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Wednesday, January 12, 2011

Teachers pensions, what's next to go

From The St. Petersburg Times

By Mary Ellen Klas

The war of words over reforming state and local pension funds heated up Monday as the head of one of the state’s largest unions said that the system is not broken and doesn’t need fixing.

“Information that continues to circulate is not based on verifiable fact,’’ said Rich Templin, political director of the AFL-CIO, which represents 600 local unions and 500,000 workers. He said, evidence shows, Florida'as state and local retirement system “is actually functioning quite well.”

But Sen. Jeremy Ring, D-Margate, the Senate committee chairman who is preparing legislation to impose new limits on cities and counties pension plans, said he disagrees with Templin that no problem exists.

“They can either come to the table and be part of the solution and offer suggestions or they can simply be obstructionist and say the system is fine and doesn’t need reform and they won’t be welcome at the table,’’ Ring told the Miami Herald/St. Petersburg Times.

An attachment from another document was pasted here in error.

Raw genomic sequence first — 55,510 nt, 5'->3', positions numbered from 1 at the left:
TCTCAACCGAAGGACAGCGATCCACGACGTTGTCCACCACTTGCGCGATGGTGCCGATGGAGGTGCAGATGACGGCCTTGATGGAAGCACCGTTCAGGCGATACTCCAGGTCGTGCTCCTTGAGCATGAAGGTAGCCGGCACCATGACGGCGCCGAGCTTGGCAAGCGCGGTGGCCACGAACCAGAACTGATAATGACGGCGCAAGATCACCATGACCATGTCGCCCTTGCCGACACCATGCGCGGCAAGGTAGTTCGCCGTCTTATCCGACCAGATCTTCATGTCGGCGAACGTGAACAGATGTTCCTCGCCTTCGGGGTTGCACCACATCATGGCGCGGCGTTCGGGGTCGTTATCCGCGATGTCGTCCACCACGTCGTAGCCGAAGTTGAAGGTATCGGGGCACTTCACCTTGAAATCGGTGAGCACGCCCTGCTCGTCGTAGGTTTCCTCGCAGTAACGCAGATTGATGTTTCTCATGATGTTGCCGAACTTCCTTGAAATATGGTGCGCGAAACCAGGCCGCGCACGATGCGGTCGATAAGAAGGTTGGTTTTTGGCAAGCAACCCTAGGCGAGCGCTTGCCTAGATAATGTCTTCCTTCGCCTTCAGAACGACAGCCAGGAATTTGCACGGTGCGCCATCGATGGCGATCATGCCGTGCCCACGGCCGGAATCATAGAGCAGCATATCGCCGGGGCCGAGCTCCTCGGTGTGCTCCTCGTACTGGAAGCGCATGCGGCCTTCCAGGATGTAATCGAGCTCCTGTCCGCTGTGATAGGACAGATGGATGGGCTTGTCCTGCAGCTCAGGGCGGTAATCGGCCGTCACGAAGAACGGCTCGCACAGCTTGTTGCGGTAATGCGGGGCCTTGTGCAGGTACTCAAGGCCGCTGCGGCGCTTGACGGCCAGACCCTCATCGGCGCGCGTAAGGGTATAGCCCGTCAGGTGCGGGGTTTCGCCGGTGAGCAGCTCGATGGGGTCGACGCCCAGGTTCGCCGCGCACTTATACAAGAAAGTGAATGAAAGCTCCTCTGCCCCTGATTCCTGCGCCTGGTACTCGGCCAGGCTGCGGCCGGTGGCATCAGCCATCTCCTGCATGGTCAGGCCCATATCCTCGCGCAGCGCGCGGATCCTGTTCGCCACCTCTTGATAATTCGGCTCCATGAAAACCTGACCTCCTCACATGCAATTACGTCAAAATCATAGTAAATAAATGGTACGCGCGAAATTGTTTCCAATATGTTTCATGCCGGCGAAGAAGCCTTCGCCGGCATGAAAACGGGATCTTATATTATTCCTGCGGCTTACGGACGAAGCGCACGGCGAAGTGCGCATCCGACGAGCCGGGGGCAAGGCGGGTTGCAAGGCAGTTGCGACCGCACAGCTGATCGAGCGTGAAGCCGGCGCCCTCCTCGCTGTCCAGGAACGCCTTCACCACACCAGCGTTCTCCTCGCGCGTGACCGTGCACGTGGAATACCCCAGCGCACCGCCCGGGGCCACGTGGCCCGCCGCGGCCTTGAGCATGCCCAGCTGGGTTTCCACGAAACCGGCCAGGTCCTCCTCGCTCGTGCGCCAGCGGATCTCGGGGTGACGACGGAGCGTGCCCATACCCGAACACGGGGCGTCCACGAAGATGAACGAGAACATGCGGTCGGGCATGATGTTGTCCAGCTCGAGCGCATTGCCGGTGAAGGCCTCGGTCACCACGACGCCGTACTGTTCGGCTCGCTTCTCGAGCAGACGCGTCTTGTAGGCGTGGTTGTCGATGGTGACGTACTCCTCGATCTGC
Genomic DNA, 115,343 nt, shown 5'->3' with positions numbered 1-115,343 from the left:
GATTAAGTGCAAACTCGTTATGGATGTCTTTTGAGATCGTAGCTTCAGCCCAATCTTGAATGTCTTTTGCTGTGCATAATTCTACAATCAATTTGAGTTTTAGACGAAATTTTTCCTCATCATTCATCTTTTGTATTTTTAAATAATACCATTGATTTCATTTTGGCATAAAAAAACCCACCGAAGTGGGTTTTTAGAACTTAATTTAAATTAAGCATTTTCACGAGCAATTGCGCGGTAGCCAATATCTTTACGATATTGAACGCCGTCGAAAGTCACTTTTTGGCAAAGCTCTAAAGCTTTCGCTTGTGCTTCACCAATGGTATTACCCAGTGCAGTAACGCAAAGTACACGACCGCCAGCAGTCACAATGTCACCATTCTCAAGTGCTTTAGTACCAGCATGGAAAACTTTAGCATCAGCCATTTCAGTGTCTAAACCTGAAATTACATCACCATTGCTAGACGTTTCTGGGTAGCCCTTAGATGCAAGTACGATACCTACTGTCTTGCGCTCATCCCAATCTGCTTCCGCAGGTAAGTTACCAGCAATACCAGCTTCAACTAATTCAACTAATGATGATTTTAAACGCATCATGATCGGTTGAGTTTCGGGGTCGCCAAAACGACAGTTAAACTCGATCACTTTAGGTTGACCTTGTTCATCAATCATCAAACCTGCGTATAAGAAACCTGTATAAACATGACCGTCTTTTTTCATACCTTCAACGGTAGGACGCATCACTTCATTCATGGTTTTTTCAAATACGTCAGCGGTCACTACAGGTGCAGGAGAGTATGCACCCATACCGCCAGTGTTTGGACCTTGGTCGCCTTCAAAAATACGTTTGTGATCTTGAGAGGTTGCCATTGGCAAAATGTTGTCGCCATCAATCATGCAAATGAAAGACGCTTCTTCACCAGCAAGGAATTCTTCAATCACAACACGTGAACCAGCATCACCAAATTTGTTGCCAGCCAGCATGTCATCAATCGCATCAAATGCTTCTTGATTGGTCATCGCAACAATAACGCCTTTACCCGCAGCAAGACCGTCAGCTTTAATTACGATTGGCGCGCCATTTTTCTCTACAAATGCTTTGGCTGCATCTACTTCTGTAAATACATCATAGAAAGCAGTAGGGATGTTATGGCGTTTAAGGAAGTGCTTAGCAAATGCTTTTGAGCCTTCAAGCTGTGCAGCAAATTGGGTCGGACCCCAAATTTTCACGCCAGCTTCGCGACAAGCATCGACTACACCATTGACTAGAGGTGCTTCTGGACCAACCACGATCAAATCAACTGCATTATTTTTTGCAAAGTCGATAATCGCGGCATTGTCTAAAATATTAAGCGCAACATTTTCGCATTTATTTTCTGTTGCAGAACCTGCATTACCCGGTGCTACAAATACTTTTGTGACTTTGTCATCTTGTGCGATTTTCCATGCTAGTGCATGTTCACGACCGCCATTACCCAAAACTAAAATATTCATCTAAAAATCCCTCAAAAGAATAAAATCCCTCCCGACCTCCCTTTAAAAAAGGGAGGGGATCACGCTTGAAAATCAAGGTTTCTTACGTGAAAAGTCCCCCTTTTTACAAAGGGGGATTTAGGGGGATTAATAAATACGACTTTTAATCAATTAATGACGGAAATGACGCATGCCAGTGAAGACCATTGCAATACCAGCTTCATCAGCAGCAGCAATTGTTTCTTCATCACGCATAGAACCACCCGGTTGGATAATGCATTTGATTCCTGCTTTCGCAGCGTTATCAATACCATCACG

Gov. Rick Scott has joined House and Senate leaders in calling for sweeping reform of state and local public pension systems in the face of increasing costs. Ring will continue hearing from stakeholders at a meeting of the Senate Governmental Oversight and Accountability Committee on Wednesday.

While the Florida Retirement System continues to remain underfunded because of stock market losses of 2008, Ring said he is especially alarmed by the poor health of many municipal pension funds.

“We’ve got cities paying close to 70 percent of their overall budget on pensions. It’s not sustainable,’’ he said.

Chad Little, a Merritt Island actuary that works with public pension systems, said at a news conference called by Templin that the average Florida city and county spends only 2.37 percent of its revenue from tax dollars on paying retirees, lower than the national average of 2,89 percent.

“The health of the pension fund has more to do with the willingness and the ability of the plans’ sponsors to make the contributions than it does whatever the current level of the funding percentage might by,’’ Little said.

Templin also tried to dispel the notion that public sector pensioners get a better deal than those in the private sector, receiving on average $16,000 to $23,000 a year. "Would anybody think that's a lavish amount to spend on your retirement and look after your grandkids?"

The James Madison Institute also released a report Monday that concluded that while the “Florida appears to be in better shape that the typical state,’’ many local governments have pension accounts that are severely underfunded.

Ring said he urges them help find consensus. Among his ideas: develop a model that bases an employee’s contributions based on the performance of the market. If the pension account is fully-funded, then participants pay less but if it is not then their contribution would rise.

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